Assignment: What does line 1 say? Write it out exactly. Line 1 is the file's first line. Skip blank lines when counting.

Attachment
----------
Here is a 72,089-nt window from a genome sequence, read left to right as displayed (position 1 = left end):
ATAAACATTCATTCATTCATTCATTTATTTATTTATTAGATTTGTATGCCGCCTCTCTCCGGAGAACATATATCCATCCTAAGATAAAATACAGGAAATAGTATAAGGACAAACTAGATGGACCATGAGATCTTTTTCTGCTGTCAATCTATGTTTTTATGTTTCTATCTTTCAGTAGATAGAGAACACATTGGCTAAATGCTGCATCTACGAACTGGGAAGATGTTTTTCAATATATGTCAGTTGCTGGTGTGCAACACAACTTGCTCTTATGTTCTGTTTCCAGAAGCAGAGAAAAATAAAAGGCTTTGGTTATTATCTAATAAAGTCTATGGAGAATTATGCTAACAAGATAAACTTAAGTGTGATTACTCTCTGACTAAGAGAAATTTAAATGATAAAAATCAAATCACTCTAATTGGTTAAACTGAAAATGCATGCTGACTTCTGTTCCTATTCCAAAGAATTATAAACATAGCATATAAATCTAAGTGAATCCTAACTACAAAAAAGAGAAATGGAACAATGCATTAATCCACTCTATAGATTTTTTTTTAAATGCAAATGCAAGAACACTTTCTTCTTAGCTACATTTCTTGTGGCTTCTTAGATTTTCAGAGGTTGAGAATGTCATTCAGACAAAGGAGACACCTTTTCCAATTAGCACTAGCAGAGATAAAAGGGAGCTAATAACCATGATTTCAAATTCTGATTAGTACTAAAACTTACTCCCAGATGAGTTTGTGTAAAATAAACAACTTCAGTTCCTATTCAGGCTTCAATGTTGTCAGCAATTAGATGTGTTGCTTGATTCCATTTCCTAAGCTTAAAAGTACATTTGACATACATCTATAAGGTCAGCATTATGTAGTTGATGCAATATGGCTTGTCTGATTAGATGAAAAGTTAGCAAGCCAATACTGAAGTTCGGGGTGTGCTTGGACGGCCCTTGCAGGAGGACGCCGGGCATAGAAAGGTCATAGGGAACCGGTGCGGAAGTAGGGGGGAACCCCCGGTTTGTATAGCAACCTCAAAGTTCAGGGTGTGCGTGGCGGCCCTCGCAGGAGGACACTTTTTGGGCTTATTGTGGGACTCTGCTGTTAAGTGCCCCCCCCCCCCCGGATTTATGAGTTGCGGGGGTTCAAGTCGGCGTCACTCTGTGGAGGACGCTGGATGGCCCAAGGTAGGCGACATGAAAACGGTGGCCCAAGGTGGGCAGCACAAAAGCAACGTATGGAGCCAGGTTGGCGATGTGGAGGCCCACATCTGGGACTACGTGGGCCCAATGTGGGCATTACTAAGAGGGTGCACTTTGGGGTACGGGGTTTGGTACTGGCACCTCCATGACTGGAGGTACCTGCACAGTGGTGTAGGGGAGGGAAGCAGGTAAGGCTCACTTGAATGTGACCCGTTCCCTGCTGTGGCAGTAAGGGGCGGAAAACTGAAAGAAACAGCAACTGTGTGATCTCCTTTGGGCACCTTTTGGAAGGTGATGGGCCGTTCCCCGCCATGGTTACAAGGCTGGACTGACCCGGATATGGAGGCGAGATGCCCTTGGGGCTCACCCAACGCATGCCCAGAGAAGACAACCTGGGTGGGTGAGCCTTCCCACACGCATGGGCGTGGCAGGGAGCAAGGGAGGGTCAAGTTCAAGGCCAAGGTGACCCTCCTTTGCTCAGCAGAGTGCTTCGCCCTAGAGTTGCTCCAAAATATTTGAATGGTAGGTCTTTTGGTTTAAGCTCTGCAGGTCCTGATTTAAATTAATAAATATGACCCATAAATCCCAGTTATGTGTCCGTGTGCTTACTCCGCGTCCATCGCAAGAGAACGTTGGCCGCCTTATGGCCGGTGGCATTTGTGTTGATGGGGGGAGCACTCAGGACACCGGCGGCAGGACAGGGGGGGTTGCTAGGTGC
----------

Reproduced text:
Here is a 72,089-nt window from a genome sequence, read left to right as displayed (position 1 = left end):